Stern Gerlach Experiment

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Hello Everyone,

I am reviewing the SG experiment. I think the experiment was set out to demonstrate that the orbital angular momentum ##L## is quantized producing a quantized magnetic momentum. But silver and hydrogen atoms have no net orbital angular momentum. Still two sub-beams, due to two different intrinsic spin magnetic moments, on which two different forces applied, were produced on the screen. Stern and Gerlarch didn't immediately know that spin was involved....

Here my question: if both orbital angular momentum and spin angular momentum are present, how many sub-beams would be present on the collecting screen? In that case, the total magnetic moment is ##\mu_{total} = \mu_{orbital} + \mu_{spin}##.

For example, if ##\ell=1##, ## m_{\ell} =-1,0,1 ## so there are three different orbital magnetic moments and three different forces (one of which is zero). Spin provides two different values: ##\frac {1}{2}## and ##- \frac {1}{2}## hence two different spin magnetic moment.
If we considered all possible six combinations ##(m_{\ell} , m_{s})##: ##(0,\frac {1}{2})##, ##(1,\frac {1}{2})##, ##(-1, \frac {1}{2})##,##(0, -\frac {1}{2})##, ##(1, - \frac {1}{2})##, ##(-1, - \frac {1}{2})##

there would seem to be 6 different possible total magnetic moments , six different forces and 6 different sub-beams generated on the screen. Or does each different orbital magnetic moment have only a single spin value? For example, are the combinations ##(1,\frac {1}{2})## and ##(1, - \frac {1}{2})## no possible together? Why?

Thanks.
 

Answers and Replies

  • #2
DrClaude
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If both orbital and spin angular momentum are present, then you have to look at the total angular momentum ##j##. For ##l=1## and ##s=1/2##, the possible values of ##j## are ##j = 1/2, 3/2##. These are then sub-divided into 2 and 4 values of ##m_j##, respectively.

How many spots will be observed in the SG experiment then depends on the atom and how it was prepared. Generally speaking, the ##j=1/2## level will be lower in energy, so one could see only two spots. But it is possible that there is a significant population of the ##j=3/2## level, so a total of 6 spots could be observed. The splitting of theses 6 spots will be unequal, due to the fact that the splitting of the ##m_j##'s of the ##j=1/2## and ##3/2## levels are different (different Landé g-factors).
 
  • #3
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there would seem to be 6 different possible total magnetic moments , six different forces and 6 different sub-beams generated on the screen. Or does each different orbital magnetic moment have only a single spin value? For example, are the combinations (1,12)(1,12)(1,\frac {1}{2}) and (1,−12)(1,−12)(1, - \frac {1}{2}) no possible together? Why?


In the experiment...
The force experienced by the atoms in the beam due to inhomogeneous magnetic field was
F= - g , magnetic moment. x m(j) x (dB/dz) ... where g= gyromagnetic ratio , m(j) = -j....0...+j in steps of 1

So, even if L=1 and S= 1/2 J= 1/2 , and 3/2

For J=1/2 m(j)= +1/2 and -1/2 g = 2/3 gm(j)= +/- 1/3

For J = 3/2 m(j) = +/- 3/2 and +/- 1/2 but g=4/3 so gm(j) = +/-2 , +/- 2/3

so the splittings will depend on F.


I do not think one can couple m(l) and m(s) separately for the states ....L and S may be combined first and deflection will be guided by
j- values i.e m(j) and g values. and off course the inhomogeneity of the field...
 
  • #4
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I see. Thank you. I will process the information and learn better about the ##j## quantum number.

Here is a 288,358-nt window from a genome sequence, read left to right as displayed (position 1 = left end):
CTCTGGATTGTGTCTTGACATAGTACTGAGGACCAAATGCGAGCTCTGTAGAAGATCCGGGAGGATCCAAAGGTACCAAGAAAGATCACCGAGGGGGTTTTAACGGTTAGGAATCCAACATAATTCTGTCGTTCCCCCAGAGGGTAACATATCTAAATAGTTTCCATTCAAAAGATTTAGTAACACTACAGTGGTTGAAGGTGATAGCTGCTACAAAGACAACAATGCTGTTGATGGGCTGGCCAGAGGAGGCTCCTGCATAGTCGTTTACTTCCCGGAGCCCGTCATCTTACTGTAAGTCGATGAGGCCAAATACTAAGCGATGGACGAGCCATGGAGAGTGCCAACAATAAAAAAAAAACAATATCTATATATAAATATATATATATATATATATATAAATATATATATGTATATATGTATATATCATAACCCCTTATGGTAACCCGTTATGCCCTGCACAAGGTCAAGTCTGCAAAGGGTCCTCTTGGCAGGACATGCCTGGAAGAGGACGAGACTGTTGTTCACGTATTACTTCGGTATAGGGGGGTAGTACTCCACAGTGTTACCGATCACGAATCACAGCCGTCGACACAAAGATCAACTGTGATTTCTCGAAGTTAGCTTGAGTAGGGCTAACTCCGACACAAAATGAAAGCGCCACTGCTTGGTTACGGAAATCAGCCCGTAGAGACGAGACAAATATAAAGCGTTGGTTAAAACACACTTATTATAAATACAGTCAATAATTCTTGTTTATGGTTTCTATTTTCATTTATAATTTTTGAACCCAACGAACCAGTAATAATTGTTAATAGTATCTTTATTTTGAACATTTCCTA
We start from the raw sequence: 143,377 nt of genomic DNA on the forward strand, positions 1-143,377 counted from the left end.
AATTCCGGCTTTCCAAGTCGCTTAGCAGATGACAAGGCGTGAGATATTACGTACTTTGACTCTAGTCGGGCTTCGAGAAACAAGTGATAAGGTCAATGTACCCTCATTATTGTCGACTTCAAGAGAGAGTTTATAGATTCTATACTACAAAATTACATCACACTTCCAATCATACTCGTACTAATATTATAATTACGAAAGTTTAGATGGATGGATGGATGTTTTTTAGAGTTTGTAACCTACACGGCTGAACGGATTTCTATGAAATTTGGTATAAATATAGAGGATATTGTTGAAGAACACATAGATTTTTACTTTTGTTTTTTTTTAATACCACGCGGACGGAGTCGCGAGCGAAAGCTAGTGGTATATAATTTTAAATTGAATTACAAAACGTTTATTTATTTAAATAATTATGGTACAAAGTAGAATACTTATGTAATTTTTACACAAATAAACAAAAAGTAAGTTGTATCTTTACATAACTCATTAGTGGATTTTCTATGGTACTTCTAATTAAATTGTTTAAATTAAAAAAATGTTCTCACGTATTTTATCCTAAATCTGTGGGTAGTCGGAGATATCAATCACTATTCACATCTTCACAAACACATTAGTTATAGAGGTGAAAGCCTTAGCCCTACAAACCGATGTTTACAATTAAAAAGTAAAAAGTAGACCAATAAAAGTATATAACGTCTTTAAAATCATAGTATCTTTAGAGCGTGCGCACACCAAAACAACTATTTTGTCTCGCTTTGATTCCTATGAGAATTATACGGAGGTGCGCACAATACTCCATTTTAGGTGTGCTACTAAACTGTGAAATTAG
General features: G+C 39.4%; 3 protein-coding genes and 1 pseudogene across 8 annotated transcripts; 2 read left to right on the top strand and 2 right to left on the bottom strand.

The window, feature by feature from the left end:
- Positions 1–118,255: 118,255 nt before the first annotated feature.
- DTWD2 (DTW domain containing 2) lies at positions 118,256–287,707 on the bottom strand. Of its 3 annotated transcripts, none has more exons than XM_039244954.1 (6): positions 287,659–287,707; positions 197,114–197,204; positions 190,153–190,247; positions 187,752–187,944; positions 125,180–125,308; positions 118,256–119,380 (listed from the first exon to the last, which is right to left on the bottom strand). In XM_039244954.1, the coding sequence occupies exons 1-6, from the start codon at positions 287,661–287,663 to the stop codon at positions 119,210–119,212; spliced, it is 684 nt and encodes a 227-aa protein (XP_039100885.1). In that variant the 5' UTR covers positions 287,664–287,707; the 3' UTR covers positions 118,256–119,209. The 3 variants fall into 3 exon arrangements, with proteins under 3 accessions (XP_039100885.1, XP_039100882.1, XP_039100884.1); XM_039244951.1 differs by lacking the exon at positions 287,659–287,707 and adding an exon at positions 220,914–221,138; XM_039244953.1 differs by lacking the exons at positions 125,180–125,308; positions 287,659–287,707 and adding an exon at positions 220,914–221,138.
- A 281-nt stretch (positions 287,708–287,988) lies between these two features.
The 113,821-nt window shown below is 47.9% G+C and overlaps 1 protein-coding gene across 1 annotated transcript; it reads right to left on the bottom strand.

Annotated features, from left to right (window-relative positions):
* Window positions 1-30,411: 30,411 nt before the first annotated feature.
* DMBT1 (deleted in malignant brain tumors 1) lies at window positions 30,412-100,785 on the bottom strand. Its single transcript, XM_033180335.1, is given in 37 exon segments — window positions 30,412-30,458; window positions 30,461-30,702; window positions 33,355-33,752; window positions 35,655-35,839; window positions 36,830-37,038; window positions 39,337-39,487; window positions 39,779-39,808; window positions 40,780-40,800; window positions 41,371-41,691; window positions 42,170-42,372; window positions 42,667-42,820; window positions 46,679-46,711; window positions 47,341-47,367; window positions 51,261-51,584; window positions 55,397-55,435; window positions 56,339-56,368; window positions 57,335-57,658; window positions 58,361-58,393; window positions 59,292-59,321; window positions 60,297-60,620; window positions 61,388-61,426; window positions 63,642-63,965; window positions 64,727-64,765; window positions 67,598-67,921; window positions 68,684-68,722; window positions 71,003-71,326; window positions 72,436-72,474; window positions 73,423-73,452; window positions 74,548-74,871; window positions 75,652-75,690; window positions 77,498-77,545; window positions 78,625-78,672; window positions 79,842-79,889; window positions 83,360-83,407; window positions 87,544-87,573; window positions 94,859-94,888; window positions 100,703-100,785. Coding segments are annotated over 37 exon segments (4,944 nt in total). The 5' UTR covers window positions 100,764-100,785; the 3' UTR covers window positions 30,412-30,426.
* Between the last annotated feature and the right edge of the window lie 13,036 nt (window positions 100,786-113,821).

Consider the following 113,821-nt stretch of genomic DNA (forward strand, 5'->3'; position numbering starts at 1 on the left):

It is clear tha if orbital angular momentum is not present, i.e. ##\ell=0##, there are always two beams due to spin and two forces. This is what happens with silver atoms since all shells and subshells are filled and the overall orbital angular momentum is zero. The last subshell is ##4s## which has no angular momentum at all since ##\ell=0## implying that the two deflections are purely due to spin.

Would it be possible, for a single atom, to have nonzero orbital angular momentum, i.e. ##\ell \ne 0##, and zero overall spin so the sub-beams are only due to the orbital magnetic moments? I know spin is always present so I do not think so. Or would the net spin be zero when an atom has each of the outermost electrons with spin ##-\frac {1}{2}## and ##\frac {1}{2}## so the net spin is zero?
 
  • #5
DrClaude
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Would it be possible, for a single atom, to have nonzero orbital angular momentum, i.e. ##\ell \ne 0##, and zero overall spin so the sub-beams are only due to the orbital magnetic moments? I know spin is always present so I do not think so. Or would the net spin be zero when an atom has each of the outermost electrons with spin ##-\frac {1}{2}## and ##\frac {1}{2}## so the net spin is zero?
You could prepare an atom in a state with ##S = 0## and ##L \neq 0##, but it won't be the ground state of the atom: if the spins are paired because of the Pauli exclusion principle, then it follows that ##L=0##; if the spins are paired but equal-energy orbitals are free, then its an exited state (states with parallel spins are lower in energy).
 
  • #6
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Would it be possible, for a single atom, to have nonzero orbital angular momentum, i.e. ℓ≠0ℓ≠0\ell \ne 0, and zero overall spin so the sub-beams are only due to the orbital magnetic moments? I know spin is always present so I do not think so.
Alkali metals (S=1/2) form doublets.
Ions with 2 electrons in the outer shell,
like He, Ca I or Mg I, may form singlets or triplets. but as you go to complex systems L-S coupling may not hold...
 
  • #7
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Thanks you. I just started reading/studying about ##L## and ##S## considered together into the spin-orbit coupling. Is it possible for these two vectors not to couple at all? I think there are always coupled but in some cases produce spectral line splitting and in some cases they don't.